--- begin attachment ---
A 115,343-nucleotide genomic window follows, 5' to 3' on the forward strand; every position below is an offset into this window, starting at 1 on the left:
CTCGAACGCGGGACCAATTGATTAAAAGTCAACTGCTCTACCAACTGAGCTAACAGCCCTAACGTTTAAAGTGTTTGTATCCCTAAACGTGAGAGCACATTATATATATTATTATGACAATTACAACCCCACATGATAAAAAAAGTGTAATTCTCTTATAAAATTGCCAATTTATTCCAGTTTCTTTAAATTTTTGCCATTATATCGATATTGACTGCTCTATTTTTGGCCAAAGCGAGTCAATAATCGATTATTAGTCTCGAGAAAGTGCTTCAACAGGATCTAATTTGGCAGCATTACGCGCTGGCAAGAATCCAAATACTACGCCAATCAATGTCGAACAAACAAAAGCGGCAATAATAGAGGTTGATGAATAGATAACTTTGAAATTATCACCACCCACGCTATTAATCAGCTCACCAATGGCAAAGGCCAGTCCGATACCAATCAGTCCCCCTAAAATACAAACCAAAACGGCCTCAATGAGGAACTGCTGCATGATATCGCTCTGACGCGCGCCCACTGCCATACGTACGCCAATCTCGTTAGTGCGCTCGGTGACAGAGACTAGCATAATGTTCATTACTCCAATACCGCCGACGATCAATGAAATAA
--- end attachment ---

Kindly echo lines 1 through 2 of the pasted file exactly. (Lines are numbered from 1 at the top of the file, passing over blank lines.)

A 115,343-nucleotide genomic window follows, 5' to 3' on the forward strand; every position below is an offset into this window, starting at 1 on the left:
CTCGAACGCGGGACCAATTGATTAAAAGTCAACTGCTCTACCAACTGAGCTAACAGCCCTAACGTTTAAAGTGTTTGTATCCCTAAACGTGAGAGCACATTATATATATTATTATGACAATTACAACCCCACATGATAAAAAAAGTGTAATTCTCTTATAAAATTGCCAATTTATTCCAGTTTCTTTAAATTTTTGCCATTATATCGATATTGACTGCTCTATTTTTGGCCAAAGCGAGTCAATAATCGATTATTAGTCTCGAGAAAGTGCTTCAACAGGATCTAATTTGGCAGCATTACGCGCTGGCAAGAATCCAAATACTACGCCAATCAATGTCGAACAAACAAAAGCGGCAATAATAGAGGTTGATGAATAGATAACTTTGAAATTATCACCACCCACGCTATTAATCAGCTCACCAATGGCAAAGGCCAGTCCGATACCAATCAGTCCCCCTAAAATACAAACCAAAACGGCCTCAATGAGGAACTGCTGCATGATATCGCTCTGACGCGCGCCCACTGCCATACGTACGCCAATCTCGTTAGTGCGCTCGGTGACAGAGACTAGCATAATGTTCATTACTCCAATACCGCCGACGATCAATGAAATAA